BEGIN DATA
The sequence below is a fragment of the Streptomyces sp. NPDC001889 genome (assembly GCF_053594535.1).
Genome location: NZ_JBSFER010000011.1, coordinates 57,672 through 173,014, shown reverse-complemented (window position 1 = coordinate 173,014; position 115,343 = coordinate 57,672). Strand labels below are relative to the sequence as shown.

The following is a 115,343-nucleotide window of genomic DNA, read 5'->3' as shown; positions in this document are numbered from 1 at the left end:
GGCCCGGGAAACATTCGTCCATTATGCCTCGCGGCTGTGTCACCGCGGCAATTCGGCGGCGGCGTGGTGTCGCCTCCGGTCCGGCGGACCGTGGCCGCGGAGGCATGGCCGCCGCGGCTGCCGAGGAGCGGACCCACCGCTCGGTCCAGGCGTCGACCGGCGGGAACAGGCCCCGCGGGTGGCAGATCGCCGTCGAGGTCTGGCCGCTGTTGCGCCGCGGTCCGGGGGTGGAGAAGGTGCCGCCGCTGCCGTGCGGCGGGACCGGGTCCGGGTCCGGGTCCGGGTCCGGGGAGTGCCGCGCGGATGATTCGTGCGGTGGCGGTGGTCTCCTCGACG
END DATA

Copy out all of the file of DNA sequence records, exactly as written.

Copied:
The sequence below is a fragment of the Streptomyces sp. NPDC001889 genome (assembly GCF_053594535.1).
Genome location: NZ_JBSFER010000011.1, coordinates 57,672 through 173,014, shown reverse-complemented (window position 1 = coordinate 173,014; position 115,343 = coordinate 57,672). Strand labels below are relative to the sequence as shown.

The following is a 115,343-nucleotide window of genomic DNA, read 5'->3' as shown; positions in this document are numbered from 1 at the left end:
GGCCCGGGAAACATTCGTCCATTATGCCTCGCGGCTGTGTCACCGCGGCAATTCGGCGGCGGCGTGGTGTCGCCTCCGGTCCGGCGGACCGTGGCCGCGGAGGCATGGCCGCCGCGGCTGCCGAGGAGCGGACCCACCGCTCGGTCCAGGCGTCGACCGGCGGGAACAGGCCCCGCGGGTGGCAGATCGCCGTCGAGGTCTGGCCGCTGTTGCGCCGCGGTCCGGGGGTGGAGAAGGTGCCGCCGCTGCCGTGCGGCGGGACCGGGTCCGGGTCCGGGTCCGGGTCCGGGGAGTGCCGCGCGGATGATTCGTGCGGTGGCGGTGGTCTCCTCGACG